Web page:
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Nate Dogg's Very Important Draft Thoughts and Big Board

The draft is nearly here! All of the hours watching Draft Breakdown videos will finally pay off, as we laugh at teams for taking obviously terrible players, cry as our favorite prospects head to other teams, and beg from our living rooms for Seattle to take the gem that's hiding in plain sight.

The Big Board

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I've easily watched more prospects in this class than any class before it, in large part thanks to a lingering Super Bowl high. At the end of it all, I feel like I've learned more about the scouting process than I have about the prospects themselves.

One of my biggest take aways from doing all of this is the feeling that I've barely scratched the surface. Watching 152 prospects is nothing to sneeze at, but it pales in comparison to the number of prospects available. I basically took a pass on quarterbacks, safeties, and running backs. I watched a disappointingly low number of corners, defensive tackles, and tight ends. I just got around to watching Lamarcus Joyner, Adrian Hubbard, and Michael Schofield in the last few days. Those are good players! You could push the draft back another two weeks, and I'd still be lamenting all of the prospects I haven't had a chance to watch.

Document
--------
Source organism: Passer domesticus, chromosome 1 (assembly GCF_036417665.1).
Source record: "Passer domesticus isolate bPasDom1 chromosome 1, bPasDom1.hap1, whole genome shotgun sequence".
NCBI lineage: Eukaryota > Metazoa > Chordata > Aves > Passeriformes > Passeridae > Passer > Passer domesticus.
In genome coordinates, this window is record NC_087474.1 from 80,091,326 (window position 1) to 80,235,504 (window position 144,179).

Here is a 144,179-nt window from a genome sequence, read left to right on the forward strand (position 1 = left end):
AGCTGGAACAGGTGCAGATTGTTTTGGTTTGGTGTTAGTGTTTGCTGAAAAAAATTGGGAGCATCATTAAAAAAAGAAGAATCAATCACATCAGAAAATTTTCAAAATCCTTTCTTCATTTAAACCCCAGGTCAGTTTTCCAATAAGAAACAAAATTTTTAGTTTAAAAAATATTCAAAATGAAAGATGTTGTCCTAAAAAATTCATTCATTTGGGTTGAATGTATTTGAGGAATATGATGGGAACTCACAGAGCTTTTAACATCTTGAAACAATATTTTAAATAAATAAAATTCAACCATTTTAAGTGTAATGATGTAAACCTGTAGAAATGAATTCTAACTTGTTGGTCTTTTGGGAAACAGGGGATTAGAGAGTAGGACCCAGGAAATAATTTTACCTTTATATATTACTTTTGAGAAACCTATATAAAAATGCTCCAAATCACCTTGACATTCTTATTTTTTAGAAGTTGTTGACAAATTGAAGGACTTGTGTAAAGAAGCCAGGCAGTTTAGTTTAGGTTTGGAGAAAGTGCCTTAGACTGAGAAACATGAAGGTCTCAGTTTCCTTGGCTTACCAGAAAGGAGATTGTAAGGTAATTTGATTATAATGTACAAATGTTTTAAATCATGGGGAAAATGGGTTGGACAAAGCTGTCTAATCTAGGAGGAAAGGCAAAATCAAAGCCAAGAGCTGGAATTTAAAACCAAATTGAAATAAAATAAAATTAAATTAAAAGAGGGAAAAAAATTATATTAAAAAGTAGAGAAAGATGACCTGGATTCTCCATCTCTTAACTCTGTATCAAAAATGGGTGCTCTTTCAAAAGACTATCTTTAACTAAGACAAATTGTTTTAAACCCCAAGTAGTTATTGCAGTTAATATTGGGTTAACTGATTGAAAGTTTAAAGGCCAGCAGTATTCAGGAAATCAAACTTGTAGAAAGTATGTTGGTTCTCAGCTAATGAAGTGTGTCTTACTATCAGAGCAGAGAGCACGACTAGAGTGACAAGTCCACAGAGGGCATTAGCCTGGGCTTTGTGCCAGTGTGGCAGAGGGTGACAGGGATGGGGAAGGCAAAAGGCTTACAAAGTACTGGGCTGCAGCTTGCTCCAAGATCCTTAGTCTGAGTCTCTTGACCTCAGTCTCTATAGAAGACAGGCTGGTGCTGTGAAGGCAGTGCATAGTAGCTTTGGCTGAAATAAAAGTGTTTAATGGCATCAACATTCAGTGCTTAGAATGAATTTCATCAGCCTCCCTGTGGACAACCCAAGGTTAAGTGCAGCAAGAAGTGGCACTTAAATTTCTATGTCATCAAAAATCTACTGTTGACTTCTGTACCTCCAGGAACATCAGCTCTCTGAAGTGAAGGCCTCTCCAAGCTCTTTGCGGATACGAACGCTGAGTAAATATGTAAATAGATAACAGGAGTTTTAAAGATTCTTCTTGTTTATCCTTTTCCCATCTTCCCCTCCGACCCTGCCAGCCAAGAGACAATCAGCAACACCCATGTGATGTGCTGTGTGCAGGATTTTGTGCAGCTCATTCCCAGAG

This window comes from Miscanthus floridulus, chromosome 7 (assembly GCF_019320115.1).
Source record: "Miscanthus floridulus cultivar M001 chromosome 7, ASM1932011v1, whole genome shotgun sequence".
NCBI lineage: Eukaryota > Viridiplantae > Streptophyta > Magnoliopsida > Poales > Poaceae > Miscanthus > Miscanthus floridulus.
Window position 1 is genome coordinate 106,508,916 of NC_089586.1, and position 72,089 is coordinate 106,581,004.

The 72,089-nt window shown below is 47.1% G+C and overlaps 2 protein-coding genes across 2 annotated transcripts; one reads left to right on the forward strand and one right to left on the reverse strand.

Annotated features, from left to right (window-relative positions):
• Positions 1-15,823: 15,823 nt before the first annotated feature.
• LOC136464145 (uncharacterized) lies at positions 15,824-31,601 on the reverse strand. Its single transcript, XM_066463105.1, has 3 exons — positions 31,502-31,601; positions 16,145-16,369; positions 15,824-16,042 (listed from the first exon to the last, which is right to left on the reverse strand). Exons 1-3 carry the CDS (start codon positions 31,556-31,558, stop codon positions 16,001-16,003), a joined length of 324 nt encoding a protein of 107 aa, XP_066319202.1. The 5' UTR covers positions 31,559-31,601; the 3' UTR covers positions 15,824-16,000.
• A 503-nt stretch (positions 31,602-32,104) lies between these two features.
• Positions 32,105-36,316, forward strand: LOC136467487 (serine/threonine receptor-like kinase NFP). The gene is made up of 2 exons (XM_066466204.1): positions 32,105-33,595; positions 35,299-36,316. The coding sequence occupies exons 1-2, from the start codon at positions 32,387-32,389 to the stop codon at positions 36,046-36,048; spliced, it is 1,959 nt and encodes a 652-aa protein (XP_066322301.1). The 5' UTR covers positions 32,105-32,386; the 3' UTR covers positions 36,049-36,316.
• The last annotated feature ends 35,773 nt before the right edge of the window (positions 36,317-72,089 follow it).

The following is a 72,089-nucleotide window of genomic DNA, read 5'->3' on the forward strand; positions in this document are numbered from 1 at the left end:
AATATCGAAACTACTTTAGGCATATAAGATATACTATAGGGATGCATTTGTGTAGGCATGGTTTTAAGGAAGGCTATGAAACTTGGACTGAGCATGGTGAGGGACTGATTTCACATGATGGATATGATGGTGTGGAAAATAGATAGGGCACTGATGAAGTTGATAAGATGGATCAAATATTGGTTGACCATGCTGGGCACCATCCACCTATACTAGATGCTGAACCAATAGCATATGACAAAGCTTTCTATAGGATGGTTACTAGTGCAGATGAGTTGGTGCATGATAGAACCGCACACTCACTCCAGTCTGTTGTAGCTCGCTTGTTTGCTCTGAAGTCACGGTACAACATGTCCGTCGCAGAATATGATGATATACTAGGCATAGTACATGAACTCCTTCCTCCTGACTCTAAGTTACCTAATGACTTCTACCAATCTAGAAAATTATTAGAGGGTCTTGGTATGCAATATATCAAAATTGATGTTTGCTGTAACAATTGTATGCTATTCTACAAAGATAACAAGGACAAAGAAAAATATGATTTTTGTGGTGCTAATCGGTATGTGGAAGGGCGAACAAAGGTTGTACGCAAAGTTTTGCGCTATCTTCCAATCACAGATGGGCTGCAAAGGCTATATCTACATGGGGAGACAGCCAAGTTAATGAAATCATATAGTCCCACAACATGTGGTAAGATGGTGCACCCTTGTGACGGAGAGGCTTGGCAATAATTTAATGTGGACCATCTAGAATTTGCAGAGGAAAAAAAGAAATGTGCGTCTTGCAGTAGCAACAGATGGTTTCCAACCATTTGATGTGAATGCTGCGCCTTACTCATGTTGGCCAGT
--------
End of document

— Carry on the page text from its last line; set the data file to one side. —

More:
Another big take away for me is the importance of confidence in your evaluation. Group think and hype are real, and the line between them and trying to grow and be open minded is perilously thin. It's important to remember that, even among the different NFL front offices, grades on players can vary significantly. Take dissenting opinion into account, but always base your grades and any changes to them on tape. I can't tell you how many times I've seen opinions on a player similar to mine bashed for weeks, only to have the consensus come back around and land on what I had thought in the first place. You can't let that stuff worry you, otherwise you'll end up kicking yourself for having Cody Latimer rated about 3 spots lower on your positional rankings than you think he should be.

The Seahawks

By now, everyone knows that SPARQ is the first thing to check on a prospect when considering them as a fit for Seattle. This quote from Scott Fitterer, Seahawks director of college scouting, makes it pretty clear that the first filter Seattle applies to the prospects is athleticism:

"We breakdown each player from just a pure athletic standpoint at the beginning. We breakdown their game as it is now. Then we put them through the filter for our team - because we grade specifically for our team, we don't grade for the NFL. So they have to fit our scheme."